Closing The Choice Gap In American Education

Forbes 2 weeks ago
We hear a lot about the achievement gap, but what about the choice gap?
Closing the choice gap in education should be a priority.

We hear a lot about education achievement gaps, learning gaps and opportunity gaps between different groups of students, typically based on socioeconomic status, race or ethnicity. Generally speaking, the achievement gap describes persistent differences in academic proficiency. The learning gap reveals discrepancies between what children are expected to know at a certain stage and what they actually know. And the opportunity gap explains how differences in resources, backgrounds and circumstances can lead to different outcomes, such as college attainment rates. These are all important gaps to consider and strive to close, but one glaring gap is missing: the choice gap.

The reality is that many families have limited choices about where and how to educate their children. They may not like their assigned district school, but homeschooling may be undesirable or unrealistic and private school is often too expensive or unavailable. In some states, lower- and middle-income families may be able to take advantage of emerging education choice mechanisms, such as education savings accounts and tax-credit scholarship programs, that give them access to funds to use for private education options, but for many lower- and middle-income families, private alternatives are out of reach.

The choice gap is particularly clear and concerning when surveys show that selecting private options is the preferred choice for many parents. According to EdChoice’s 2019 Schooling in America Survey: “More than four out of five students attend a public district school, but less than half of public school teachers and less than a third of current school parents would prefer to send their children to a district school.”

For Shaylanna Hendricks Graham, the lack of private options for her two children, ages seven and five, is frustrating. I wrote about Graham in my book Unschooled where she described why she and her husband made the decision not to enroll their children in school and to homeschool them instead. “There is a clear disadvantage for children of color and it can be damaging emotionally and psychologically for many children of color,” Graham explained. “We wanted to shelter our children from having that experience in school. We also wanted to make sure that they learned the true history and origin of our ancestors and the great impact that our African ancestors had in the history of the world.” She added: “Schools systematically treat our brown children as if they are less-than and less deserving than the rest and it is our intention that our brown children have a much more positive life experience.”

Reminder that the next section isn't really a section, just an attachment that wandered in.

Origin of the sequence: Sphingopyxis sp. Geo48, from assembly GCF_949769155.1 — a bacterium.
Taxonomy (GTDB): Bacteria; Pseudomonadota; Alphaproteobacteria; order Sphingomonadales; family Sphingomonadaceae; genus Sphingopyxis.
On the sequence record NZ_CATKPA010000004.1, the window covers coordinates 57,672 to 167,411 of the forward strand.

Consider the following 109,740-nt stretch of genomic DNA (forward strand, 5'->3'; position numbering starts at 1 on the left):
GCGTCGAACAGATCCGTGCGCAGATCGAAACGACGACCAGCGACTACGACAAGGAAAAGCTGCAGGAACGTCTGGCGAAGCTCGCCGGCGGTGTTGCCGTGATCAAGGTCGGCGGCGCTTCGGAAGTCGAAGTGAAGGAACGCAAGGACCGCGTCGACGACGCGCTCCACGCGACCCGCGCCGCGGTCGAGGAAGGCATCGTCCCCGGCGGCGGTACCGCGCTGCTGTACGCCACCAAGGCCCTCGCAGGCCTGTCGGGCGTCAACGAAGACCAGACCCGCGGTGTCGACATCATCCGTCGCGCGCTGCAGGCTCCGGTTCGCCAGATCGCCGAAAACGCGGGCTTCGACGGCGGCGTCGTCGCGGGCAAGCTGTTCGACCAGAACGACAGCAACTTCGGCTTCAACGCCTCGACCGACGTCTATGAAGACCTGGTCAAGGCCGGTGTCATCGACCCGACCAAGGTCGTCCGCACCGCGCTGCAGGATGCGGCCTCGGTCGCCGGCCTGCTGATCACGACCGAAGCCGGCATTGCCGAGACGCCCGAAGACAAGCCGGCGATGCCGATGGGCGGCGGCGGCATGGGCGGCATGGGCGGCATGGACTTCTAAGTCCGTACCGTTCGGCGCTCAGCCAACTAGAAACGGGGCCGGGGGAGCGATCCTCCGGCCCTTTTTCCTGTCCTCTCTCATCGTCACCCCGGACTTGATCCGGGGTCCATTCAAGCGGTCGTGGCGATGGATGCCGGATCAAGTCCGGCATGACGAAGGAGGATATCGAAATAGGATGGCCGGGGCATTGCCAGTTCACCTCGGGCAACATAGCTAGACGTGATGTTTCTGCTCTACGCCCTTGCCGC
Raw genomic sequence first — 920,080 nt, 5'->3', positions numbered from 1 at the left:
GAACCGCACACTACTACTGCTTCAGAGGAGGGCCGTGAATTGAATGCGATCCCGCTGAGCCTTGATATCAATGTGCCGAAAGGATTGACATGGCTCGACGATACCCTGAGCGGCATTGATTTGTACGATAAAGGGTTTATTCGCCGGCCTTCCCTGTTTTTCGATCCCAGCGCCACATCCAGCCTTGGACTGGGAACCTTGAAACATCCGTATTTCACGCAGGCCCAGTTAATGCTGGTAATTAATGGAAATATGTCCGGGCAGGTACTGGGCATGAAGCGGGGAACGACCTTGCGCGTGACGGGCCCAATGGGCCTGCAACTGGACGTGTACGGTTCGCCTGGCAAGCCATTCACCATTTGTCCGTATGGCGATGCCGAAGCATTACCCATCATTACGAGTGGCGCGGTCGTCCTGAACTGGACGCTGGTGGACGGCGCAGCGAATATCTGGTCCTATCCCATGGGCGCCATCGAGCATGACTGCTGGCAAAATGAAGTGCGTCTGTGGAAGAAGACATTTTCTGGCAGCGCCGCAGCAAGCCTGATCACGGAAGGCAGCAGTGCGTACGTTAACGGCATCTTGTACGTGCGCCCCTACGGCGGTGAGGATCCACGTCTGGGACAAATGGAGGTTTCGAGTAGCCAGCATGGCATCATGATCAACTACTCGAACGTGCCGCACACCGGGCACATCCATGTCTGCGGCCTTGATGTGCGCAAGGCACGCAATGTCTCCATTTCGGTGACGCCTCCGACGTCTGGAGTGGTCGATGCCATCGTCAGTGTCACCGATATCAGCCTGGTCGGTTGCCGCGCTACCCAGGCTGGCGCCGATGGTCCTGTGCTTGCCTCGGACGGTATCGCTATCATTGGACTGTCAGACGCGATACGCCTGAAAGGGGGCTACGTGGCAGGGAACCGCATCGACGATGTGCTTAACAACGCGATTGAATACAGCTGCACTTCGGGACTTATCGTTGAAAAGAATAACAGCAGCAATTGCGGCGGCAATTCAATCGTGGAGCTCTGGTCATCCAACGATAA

I recently checked in with Graham, who lives in Boston. She said that homeschooling has become challenging, particularly as she tries to meet her children’s varying needs and give them enough social and academic enrichment, while also running a small consulting business. This reflects a wider trend among homeschooling families. The recent EdChoice survey mentioned above found overall satisfaction with homeschooling decreased 10% since last year. After looking into local private school options with price-tags of over $35,000 a year, the couple realized that was more than they could pay, especially for two children.

Ideally, says Graham, she would prefer a more affordable, private hybrid homeschool program or micro-school that would allow her to continue the homeschooling lifestyle that she and her husband cherish, while also offering consistent, high-quality opportunities for her children to play and learn outside the home. “A model that allows for drop-off, offers enriching classes or opportunities for development in areas, as well as the freedom for the children to choose how they want to spend their day, would be a dream come true,” Graham says. “We would be happy to pay $7,000 for a program like this,” she adds.

Low-cost micro-schools, hybrid homeschooling programs and other affordable private options would help to close the choice gap. Tuition that is a fraction of the cost of a traditional private school in a given location would expand choices for many parents and kids. Education choice programs and similar public policy efforts can also help to narrow the choice gap for lower- and middle-income families, but entrepreneurs are showing that they can accelerate the process. Acton Academy has been expanding its low-cost private education model nationwide, with classes occurring in homes and other intimate settings to simulate the multi-age, “one-room schoolhouse” atmosphere. Prenda is a rapidly-growing network of micro-schools in Arizona that also runs on a hybrid model and costs families about $5,000 per year.

While policymakers may continue to make headway with education choice programs, entrepreneurs will be the ones to successfully create and scale affordable alternatives to conventional K-12 schooling, closing the choice gap and perhaps the others as well.

If you are interested in learning more about a large-scale entrepreneurial project I am currently working on to fill this choice gap, please reach out.


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